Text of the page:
On My Aunt’s Shallow Grave White Roses Have Already Bloomed Maria Mitsora, Jacob Moe

The Margellos World Republic of Letters
Publication date:
18 Sep 2018
Yale University Press
200 pages: 197 x 127mm
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A collection of short stories by an acclaimed contemporary Greek writer, reminiscent of Lydia Davis and Jenny Offill

This collection assembles sixteen of Maria Mitsora’s short stories in what adds up to be a retrospective of the author’s work, spanning forty years. Moving across the urban netherworld of Athens to imagined Latin American towns and science‑fiction dystopias, Mitsora animates the alternatingly dark and revelatory aspects of the human psyche, depicting a world in which her protagonists are caught between reality and myth, predestination and chance, rationality and twisted dreams. Mitsora led a generation of writers whose work articulated major transitions in the Greek literary scene, from 1970s historical and political sensibilities shaped in response to the military Junta to a contemporary focus on a fragmented, multicultural world. Her consistent experimentation with the short story form—a dominant genre in Greek prose writing since the nineteenth century—ranges from psychologically dark, surrealist work to more recent reflective and poetic writings.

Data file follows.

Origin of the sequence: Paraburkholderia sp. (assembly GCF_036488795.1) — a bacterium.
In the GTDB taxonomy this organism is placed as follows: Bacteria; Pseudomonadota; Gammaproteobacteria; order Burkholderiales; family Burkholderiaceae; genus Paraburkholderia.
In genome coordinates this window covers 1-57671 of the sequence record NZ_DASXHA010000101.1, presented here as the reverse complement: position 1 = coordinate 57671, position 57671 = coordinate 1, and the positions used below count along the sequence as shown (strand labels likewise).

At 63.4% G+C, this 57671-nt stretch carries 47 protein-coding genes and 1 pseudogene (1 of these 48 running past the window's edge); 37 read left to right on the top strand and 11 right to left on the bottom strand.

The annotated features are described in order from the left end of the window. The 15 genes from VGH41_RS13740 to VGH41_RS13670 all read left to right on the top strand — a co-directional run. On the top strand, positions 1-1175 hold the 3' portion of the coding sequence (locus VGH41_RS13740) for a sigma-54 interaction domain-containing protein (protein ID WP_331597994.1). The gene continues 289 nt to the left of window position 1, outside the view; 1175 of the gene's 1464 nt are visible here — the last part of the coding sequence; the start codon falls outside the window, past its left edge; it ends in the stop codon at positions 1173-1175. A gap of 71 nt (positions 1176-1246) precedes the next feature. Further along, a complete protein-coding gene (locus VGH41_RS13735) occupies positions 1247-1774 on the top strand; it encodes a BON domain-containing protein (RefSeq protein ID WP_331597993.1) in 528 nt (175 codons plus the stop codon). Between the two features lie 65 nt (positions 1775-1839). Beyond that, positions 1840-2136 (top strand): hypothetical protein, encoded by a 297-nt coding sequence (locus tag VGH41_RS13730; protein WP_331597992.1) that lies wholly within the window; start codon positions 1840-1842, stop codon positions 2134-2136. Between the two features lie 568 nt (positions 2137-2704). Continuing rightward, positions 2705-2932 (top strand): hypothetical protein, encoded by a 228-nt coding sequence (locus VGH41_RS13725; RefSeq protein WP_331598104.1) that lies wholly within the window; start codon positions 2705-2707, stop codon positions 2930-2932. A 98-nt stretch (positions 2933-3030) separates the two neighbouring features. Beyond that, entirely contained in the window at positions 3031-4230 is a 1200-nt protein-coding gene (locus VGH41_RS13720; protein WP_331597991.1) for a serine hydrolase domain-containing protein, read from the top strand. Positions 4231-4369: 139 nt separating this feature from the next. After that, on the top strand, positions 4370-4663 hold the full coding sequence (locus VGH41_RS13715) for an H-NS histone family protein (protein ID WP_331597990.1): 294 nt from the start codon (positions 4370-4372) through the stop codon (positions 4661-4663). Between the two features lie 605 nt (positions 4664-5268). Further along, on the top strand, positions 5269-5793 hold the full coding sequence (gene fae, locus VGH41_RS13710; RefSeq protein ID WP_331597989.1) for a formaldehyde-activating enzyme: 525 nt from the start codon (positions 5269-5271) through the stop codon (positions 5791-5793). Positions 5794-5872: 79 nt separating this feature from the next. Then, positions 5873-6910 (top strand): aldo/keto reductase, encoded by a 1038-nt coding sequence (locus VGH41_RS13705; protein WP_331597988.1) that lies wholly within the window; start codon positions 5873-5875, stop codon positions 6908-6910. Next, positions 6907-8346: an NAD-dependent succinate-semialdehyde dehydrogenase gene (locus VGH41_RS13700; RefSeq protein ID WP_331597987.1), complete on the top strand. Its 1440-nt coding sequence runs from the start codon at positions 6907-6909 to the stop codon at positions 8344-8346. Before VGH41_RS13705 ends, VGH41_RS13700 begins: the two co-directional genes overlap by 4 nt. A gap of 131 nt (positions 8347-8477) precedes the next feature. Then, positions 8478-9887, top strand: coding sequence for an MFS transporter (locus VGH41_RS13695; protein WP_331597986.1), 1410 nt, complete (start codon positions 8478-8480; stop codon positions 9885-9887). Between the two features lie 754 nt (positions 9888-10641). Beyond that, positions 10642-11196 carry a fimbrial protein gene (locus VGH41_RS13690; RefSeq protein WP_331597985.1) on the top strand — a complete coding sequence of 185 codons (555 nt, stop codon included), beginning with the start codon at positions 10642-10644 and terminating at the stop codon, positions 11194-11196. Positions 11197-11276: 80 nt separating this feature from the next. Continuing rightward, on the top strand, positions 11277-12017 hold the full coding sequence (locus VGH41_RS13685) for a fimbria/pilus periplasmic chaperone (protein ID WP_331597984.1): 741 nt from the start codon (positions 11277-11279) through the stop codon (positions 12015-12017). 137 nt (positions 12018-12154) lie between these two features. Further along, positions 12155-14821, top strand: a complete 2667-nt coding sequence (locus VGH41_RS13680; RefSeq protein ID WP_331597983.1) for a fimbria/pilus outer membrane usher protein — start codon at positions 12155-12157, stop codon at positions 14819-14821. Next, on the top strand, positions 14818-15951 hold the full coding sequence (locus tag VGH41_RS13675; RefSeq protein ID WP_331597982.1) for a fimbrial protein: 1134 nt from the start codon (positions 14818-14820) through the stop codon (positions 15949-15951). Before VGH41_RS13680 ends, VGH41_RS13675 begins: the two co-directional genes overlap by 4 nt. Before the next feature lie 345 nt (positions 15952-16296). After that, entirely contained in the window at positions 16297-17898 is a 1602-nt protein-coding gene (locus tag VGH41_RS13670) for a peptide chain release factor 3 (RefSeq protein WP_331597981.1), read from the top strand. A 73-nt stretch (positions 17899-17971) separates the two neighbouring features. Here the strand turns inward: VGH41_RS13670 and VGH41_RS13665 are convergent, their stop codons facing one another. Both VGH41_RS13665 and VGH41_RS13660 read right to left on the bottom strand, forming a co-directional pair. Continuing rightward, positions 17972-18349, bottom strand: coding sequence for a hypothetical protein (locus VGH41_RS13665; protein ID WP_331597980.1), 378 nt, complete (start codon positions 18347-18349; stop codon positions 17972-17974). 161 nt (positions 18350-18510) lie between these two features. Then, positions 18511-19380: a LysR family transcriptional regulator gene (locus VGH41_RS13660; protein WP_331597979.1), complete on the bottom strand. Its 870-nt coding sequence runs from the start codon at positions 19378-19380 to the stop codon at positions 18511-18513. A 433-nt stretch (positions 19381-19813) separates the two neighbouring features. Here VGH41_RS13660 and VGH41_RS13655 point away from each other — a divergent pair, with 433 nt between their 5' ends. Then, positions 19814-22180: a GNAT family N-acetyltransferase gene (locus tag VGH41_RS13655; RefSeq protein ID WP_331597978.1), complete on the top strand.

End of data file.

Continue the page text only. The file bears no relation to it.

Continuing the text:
Maria Mitsora is the author of several short story collections, four novels, and a narrative autobiography.
Jacob Moe translates from Modern Greek and Brazilian Portuguese.

“Maria Mitsora’s surreal short stories confront the gaping abyss of time and oblivion lurking in everyday encounters. Her meticulous vision of objects, words and desires remade for an ambiguous world is staged with a searing, primordial intensity, like that flash of light from a steel knife in Albert Camus’ The Stranger.”—Vangelis Calotychos, Brown University

"Words have froth, on which we all sail; the ghost of an old friend returns to caress a stray dog; streets are strewn with flowers and razors. Welcome to Maria Mitsora’s weird world: her effective metonymies, her passionate allegories, her moving realist turns. One of the best stylists of Greece’s underground scene, Mitsora is introduced to the English-speaking public in an excellent translation by Jacob Moe, who treats her work with the diligence of a true fan. Her stories demand this - they win you over quickly, but need your full attention if they are to stay with you."—Dimitris Papanikolaou, Associate Professor of Modern Greek Studies, University of Oxford